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David Pitt, Associated Press
David Pitt, Associated Press
Vice President Mike Pence joins “Farmers and Ranchers for Trump” at a launch in Iowa, a state where farmers are now dealing with the heartbreaking aftermath of a rare wind storm that turned what was looking like a record corn crop into deep losses for many.
Watch Pence’s remarks in the player above.
The storm, known as a derecho, slammed the Midwest with straight line winds of up to 100 miles per hour on Monday, gaining strength as it plowed through Iowa farm fields, flattening corn and bursting grain bins still filled with tens of millions of bushels of last year’s harvest.
“It’s a problem of two years of crops here. You’re still dealing with what you grew last fall and you’re trying to figure out how to prepare for what you’re growing this fall,” said Iowa State University agriculture economist Chad Hart.
Farms in Illinois and Indiana also reported crop and property damage, but not to the extent seen in Iowa.
Before the storm hit, the U.S. Department of Agriculture had been expecting a record national corn crop this year of 15.3 billion bushels harvested from about 84 million acres. Iowa was to provide about 18% of that production. Iowa’s crop was valued at about $9.81 billion in 2019.
The Iowa Corn Growers Association said it is too soon to accurately describe how much of this year’s crop was lost. Iowa Secretary of Agriculture Mike Naig said Tuesday that tens of millions of bushels of grain stored at farm cooperatives and privately on farms were damaged or destroyed.
Western Iowa has been declared an extreme drought zone and corn plants there were already weakened due to a lack of moisture. Those fields are likely a loss, Hart said.
According to a USDA report dated Aug. 1, farmers in much of central and eastern Iowa had been expecting near-record yields with healthy plants that could bounce back. For now, much depends on whether the plants snapped off or were just bent over by wind.
“There’s a lot more breakage or pinching of stalks than I thought there was now that I’ve been out and looked at more of it. That, of course, essentially has killed the plant,” said Meaghan Anderson, an Iowa State University extension agronomist who works with farmers in nine central Iowa counties.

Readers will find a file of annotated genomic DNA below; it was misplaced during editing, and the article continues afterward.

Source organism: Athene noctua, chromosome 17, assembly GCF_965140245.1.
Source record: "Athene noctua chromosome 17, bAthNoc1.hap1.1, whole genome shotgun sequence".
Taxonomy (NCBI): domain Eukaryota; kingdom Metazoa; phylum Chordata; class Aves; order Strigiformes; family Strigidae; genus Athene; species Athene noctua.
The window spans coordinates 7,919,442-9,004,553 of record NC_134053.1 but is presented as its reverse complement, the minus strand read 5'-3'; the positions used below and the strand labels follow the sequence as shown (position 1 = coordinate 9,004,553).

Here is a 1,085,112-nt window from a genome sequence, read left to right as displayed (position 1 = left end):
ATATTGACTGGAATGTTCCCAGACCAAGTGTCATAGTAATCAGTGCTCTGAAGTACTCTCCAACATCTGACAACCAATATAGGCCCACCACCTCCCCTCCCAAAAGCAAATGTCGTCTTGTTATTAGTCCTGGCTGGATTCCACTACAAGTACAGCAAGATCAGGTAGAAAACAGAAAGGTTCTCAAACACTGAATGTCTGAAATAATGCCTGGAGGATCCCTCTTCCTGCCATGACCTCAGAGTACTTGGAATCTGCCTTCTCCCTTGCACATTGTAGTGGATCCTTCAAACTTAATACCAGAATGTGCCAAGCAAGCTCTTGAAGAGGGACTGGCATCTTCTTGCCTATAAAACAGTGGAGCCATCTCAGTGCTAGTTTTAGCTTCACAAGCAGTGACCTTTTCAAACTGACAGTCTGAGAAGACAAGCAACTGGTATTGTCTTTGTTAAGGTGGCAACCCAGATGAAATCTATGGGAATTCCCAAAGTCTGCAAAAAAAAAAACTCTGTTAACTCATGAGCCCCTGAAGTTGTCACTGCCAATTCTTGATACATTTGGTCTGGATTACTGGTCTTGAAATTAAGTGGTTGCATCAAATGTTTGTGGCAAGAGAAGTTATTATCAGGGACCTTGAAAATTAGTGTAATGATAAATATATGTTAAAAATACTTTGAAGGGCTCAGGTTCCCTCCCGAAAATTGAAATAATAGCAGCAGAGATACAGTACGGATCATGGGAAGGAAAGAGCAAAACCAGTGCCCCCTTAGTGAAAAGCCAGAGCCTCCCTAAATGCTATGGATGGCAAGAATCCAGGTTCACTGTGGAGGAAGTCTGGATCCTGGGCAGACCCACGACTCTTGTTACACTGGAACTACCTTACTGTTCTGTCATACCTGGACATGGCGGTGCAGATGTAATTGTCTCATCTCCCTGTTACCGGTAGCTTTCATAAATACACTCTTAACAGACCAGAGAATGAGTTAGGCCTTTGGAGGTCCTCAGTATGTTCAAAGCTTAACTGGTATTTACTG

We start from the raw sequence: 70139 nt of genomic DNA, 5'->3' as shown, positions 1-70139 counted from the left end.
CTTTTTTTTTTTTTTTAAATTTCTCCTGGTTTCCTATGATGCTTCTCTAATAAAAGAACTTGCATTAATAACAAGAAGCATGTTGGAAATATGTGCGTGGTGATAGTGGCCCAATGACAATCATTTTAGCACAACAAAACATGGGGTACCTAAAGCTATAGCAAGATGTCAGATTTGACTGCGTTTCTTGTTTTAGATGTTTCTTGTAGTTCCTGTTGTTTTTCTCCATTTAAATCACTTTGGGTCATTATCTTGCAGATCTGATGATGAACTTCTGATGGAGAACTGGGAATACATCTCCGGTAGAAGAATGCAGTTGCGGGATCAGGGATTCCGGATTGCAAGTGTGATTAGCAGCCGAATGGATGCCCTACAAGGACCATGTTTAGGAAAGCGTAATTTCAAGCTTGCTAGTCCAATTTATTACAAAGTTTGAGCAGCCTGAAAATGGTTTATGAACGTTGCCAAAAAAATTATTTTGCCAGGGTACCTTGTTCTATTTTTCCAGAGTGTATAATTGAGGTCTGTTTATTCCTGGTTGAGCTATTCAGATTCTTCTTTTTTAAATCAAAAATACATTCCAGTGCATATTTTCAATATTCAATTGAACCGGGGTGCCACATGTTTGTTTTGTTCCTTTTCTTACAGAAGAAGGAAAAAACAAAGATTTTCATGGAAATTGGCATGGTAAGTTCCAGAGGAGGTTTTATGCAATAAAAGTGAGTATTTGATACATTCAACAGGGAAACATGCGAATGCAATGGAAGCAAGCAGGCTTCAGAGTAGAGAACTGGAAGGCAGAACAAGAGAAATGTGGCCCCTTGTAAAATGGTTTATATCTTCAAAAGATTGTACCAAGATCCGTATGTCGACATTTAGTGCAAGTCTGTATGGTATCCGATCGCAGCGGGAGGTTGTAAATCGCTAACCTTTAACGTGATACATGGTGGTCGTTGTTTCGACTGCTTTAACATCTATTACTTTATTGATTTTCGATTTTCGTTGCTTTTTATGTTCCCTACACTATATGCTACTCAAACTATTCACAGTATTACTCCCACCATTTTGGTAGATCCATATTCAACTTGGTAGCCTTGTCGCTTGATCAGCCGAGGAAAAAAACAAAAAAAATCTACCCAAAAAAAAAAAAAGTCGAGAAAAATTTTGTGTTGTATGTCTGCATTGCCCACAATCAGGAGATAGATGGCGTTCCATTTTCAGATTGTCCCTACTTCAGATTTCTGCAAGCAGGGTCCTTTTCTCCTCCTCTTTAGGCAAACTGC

Corn is flat on the ground in numerous fields in the region, Anderson said. The corn stalks had grown to full height and were in the final stages of producing ears and filling them out with kernels.
Modern corn varieties can grow up to 8 feet tall making them vulnerable to powerful straight line winds.
For plants that were bent, and stalks not broken, there’s some hope, with a significantly reduced yield. But it will be difficult to harvest. If the stalks snapped, the plant will die. Those fields will be chopped and used as livestock feed.
Iowa Corn Growers Association CEO Craig Floss surveyed the storm damage on his father’s farm east of Des Moines on Wednesday. He found two machine sheds destroyed and grain bins significantly damaged. The corn was flattened and the family home in need of repair.
“The main message out there to folks is this really comes at a time when farmers are already significantly hurting due to the pandemic and trade disputes,” he said.
“There’s a lot of stress in the countryside. … It was already very stressful,” Floss said. “This just adds insult to the injury that was already there.”
Crop insurance programs will help with corn in the field as will a USDA indemnity program. Federal disaster aid could be coming if a presidential disaster is declared.
Bins were full as farmers were hanging on to last fall’s crops in hopes of improved prices. The USDA estimates about about 2.8 billion bushels remain in storage.
“We carried more grain than usual through the springtime and here into the summer, and now the derecho got ahold of some of that grain and we’re going to end up losing a significant chunk of value because it became vulnerable to the weather,” Hart said.
There’s no federal program to help farmers who lost stored grain, he said. Some may have private insurance to help but most will likely wait to see if federal or state programs are initiated.
PBS NewsHour will update this story.
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